In these days of extreme polarization, it’s not unusual to find poll respondents agreeing with outlandish propositions about their partisan heroes and villains. But this one may take the cake:
In response to growing questions about his mental fitness, Trump tweeted a few weeks back that he wasn’t just stable, but in fact a “very stable genius.” Polling since then has asked whether people feel Trump is indeed stable, but the new Washington Post-ABC News poll goes one step further and also asks whether Trump is a genius.
While Americans are about evenly split on his stability, the genius question is decidedly not an even split. Just 21 percent of American adults believe Trump’s intellect rises to the level of a genius, while 73 percent say it does not.
But among that 21 percent is a substantial portion of Republican voters: 50 percent of them, all told. Just 40 percent of Republicans believe Trump is not a genius. So on balance more Republicans buy into Trump’s claim than don’t.
For what it’s worth, only 17 percent of self-identified independents think Trump’s a genius, as opposed to 78 percent who do not. It’s hard to make comparisons to other partisan supporters of other presidents, because no other president has publicly made that claim — not even those who showed signs of deep erudition the cable-news-watcher-who-doesn’t-like-to-read 45th president has never remotely exhibited.
The Post’s Aaron Blake observes that it’s precisely Trump’s self-assertion of his intellectual brilliance that convinces his followers that by God you don’t need no book larnin’ to be a genius:
[T]he Post-ABC poll question invoked Trump in the lead-in: “Trump has described himself as, quote, ‘a very stable genius.’ What’s your own view: Do you think Trump is or is not a genius?” If the question had been simply, “Is Trump a genius?” support would likely have been lower. By invoking Trump, respondents who like Trump get to choose between either agreeing with him or labeling him a liar or exaggerator. The latter choice is not very attractive.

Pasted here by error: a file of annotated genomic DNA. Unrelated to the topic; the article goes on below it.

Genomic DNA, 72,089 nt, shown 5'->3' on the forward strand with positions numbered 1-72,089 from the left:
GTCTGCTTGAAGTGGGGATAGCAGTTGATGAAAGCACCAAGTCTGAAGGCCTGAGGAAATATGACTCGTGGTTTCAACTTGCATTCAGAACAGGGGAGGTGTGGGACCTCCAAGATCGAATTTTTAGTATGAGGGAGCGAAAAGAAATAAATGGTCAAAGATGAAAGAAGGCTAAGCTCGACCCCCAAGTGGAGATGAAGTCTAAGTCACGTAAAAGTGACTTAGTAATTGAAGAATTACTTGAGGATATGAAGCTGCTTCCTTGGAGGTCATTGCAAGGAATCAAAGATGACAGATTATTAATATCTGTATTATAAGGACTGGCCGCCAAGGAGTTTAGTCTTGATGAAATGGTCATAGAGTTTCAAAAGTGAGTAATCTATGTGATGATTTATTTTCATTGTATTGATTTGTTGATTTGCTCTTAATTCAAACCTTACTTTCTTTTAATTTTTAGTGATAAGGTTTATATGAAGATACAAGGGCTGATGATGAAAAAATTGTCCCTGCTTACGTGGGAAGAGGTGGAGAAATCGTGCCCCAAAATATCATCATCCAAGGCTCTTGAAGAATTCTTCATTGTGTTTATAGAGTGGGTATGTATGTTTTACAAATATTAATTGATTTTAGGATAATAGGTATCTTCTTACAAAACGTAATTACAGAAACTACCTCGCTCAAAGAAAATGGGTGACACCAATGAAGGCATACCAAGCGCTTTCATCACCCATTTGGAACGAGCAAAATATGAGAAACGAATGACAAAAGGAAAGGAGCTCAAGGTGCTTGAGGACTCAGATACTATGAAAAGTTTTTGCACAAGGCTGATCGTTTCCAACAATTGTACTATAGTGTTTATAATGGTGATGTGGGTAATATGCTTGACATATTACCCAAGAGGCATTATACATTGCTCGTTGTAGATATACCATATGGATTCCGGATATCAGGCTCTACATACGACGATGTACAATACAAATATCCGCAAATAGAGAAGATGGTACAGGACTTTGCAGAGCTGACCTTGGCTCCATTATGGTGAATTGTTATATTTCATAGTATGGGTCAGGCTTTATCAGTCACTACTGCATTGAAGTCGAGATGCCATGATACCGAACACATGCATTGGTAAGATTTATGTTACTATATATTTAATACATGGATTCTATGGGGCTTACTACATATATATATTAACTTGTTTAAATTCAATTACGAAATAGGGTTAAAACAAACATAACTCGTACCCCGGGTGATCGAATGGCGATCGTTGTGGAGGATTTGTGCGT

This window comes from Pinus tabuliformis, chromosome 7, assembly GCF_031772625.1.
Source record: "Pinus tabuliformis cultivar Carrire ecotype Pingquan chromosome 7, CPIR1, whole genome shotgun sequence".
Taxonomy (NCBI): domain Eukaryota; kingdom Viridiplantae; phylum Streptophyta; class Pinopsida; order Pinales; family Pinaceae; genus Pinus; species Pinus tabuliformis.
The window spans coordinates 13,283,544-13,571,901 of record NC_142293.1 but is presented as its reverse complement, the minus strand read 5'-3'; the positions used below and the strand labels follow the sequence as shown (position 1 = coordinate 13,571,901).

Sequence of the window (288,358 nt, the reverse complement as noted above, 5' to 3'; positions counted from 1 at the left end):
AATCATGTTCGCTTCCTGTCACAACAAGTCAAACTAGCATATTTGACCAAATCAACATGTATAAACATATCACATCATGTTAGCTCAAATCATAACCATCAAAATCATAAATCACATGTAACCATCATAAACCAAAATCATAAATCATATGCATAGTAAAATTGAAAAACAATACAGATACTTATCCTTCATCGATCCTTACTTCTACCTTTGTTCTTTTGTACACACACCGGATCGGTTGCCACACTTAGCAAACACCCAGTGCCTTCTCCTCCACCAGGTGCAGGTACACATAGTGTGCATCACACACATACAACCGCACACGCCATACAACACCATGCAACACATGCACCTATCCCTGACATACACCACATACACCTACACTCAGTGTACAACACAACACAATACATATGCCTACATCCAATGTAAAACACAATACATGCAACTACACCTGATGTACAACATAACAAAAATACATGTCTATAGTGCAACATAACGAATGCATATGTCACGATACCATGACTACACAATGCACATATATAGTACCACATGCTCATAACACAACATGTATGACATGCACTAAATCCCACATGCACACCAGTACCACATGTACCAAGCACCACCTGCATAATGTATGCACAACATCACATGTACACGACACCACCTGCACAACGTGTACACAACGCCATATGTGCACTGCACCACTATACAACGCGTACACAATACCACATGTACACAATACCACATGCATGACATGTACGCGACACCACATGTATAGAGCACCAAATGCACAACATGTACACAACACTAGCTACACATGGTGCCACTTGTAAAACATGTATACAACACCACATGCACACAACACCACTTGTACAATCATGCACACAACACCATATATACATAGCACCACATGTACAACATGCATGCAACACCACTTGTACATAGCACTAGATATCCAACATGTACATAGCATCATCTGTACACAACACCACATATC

It makes you wonder how Republicans would react if Trump decided to proclaim modesty and self-effacement as among his sterling qualities. Would they agree with that? And if so, what if he fulfilled the paranoid fears of us scribblers and denounced freedom of the press as another “politically correct” habit that needed to be discarded? How many Republicans would say Hell no! to that proposition?
The other side of the polarized coin was exhibited by a couple of different question in the same Post poll: Seventy-five percent of self-identified Democrats do not believe Trump is “mentally stable,”and 57 percent are very concerned (not just somewhat concerned) that POTUS “might launch a nuclear attack without justification.” As a West Coast resident who has had more than one spasm of fear that a weenie-waving contest between Trump and Kim Jong-un might have a terrible effect on my neighborhood, I will not for a moment suggest that “Trump’s unstable” is equivalent to “Trump’s a genius” as a product of pure polarization. But it is another sign that the longing of many well-meaning “centrists” for an outbreak of sweet reasonableness between the parties may be the greatest self-delusion of all.